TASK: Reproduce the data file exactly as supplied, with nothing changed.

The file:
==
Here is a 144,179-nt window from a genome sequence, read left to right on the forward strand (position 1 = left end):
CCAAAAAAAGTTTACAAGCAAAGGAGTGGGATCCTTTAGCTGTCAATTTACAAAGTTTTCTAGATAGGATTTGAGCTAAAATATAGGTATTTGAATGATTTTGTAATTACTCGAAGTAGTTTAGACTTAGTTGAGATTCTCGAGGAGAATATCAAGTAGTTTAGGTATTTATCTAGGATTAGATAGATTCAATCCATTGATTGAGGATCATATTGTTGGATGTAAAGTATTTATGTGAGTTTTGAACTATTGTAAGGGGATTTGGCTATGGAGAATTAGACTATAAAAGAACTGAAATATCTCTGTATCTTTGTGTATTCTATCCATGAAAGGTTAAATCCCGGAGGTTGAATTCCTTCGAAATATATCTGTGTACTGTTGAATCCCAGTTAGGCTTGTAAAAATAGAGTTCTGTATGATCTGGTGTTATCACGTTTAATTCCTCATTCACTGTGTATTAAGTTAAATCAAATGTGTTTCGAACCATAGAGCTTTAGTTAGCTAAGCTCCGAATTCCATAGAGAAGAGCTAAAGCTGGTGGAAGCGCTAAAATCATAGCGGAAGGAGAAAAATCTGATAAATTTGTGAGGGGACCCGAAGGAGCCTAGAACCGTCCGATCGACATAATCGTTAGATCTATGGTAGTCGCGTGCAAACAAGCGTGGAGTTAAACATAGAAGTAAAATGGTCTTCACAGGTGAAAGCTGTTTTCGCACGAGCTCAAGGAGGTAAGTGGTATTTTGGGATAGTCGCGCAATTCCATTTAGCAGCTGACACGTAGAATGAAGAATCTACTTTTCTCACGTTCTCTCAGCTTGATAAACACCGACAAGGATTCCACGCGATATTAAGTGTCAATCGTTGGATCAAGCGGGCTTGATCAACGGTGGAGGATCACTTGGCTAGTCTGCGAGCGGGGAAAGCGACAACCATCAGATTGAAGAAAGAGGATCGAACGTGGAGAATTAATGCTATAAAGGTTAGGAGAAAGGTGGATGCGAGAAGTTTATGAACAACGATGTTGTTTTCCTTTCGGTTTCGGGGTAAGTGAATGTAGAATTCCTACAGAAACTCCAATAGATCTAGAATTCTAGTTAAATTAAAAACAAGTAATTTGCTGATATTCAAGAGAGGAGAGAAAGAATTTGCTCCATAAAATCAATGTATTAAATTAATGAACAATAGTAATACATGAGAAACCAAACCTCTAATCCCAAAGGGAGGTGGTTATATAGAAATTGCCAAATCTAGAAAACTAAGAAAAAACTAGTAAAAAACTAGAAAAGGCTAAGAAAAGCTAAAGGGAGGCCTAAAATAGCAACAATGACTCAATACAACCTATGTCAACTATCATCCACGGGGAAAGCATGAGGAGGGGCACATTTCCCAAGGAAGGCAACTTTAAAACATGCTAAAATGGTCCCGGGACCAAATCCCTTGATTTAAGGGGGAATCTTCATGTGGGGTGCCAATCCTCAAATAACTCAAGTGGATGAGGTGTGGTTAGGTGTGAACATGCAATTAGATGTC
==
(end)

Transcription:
Here is a 144,179-nt window from a genome sequence, read left to right on the forward strand (position 1 = left end):
CCAAAAAAAGTTTACAAGCAAAGGAGTGGGATCCTTTAGCTGTCAATTTACAAAGTTTTCTAGATAGGATTTGAGCTAAAATATAGGTATTTGAATGATTTTGTAATTACTCGAAGTAGTTTAGACTTAGTTGAGATTCTCGAGGAGAATATCAAGTAGTTTAGGTATTTATCTAGGATTAGATAGATTCAATCCATTGATTGAGGATCATATTGTTGGATGTAAAGTATTTATGTGAGTTTTGAACTATTGTAAGGGGATTTGGCTATGGAGAATTAGACTATAAAAGAACTGAAATATCTCTGTATCTTTGTGTATTCTATCCATGAAAGGTTAAATCCCGGAGGTTGAATTCCTTCGAAATATATCTGTGTACTGTTGAATCCCAGTTAGGCTTGTAAAAATAGAGTTCTGTATGATCTGGTGTTATCACGTTTAATTCCTCATTCACTGTGTATTAAGTTAAATCAAATGTGTTTCGAACCATAGAGCTTTAGTTAGCTAAGCTCCGAATTCCATAGAGAAGAGCTAAAGCTGGTGGAAGCGCTAAAATCATAGCGGAAGGAGAAAAATCTGATAAATTTGTGAGGGGACCCGAAGGAGCCTAGAACCGTCCGATCGACATAATCGTTAGATCTATGGTAGTCGCGTGCAAACAAGCGTGGAGTTAAACATAGAAGTAAAATGGTCTTCACAGGTGAAAGCTGTTTTCGCACGAGCTCAAGGAGGTAAGTGGTATTTTGGGATAGTCGCGCAATTCCATTTAGCAGCTGACACGTAGAATGAAGAATCTACTTTTCTCACGTTCTCTCAGCTTGATAAACACCGACAAGGATTCCACGCGATATTAAGTGTCAATCGTTGGATCAAGCGGGCTTGATCAACGGTGGAGGATCACTTGGCTAGTCTGCGAGCGGGGAAAGCGACAACCATCAGATTGAAGAAAGAGGATCGAACGTGGAGAATTAATGCTATAAAGGTTAGGAGAAAGGTGGATGCGAGAAGTTTATGAACAACGATGTTGTTTTCCTTTCGGTTTCGGGGTAAGTGAATGTAGAATTCCTACAGAAACTCCAATAGATCTAGAATTCTAGTTAAATTAAAAACAAGTAATTTGCTGATATTCAAGAGAGGAGAGAAAGAATTTGCTCCATAAAATCAATGTATTAAATTAATGAACAATAGTAATACATGAGAAACCAAACCTCTAATCCCAAAGGGAGGTGGTTATATAGAAATTGCCAAATCTAGAAAACTAAGAAAAAACTAGTAAAAAACTAGAAAAGGCTAAGAAAAGCTAAAGGGAGGCCTAAAATAGCAACAATGACTCAATACAACCTATGTCAACTATCATCCACGGGGAAAGCATGAGGAGGGGCACATTTCCCAAGGAAGGCAACTTTAAAACATGCTAAAATGGTCCCGGGACCAAATCCCTTGATTTAAGGGGGAATCTTCATGTGGGGTGCCAATCCTCAAATAACTCAAGTGGATGAGGTGTGGTTAGGTGTGAACATGCAATTAGATGTC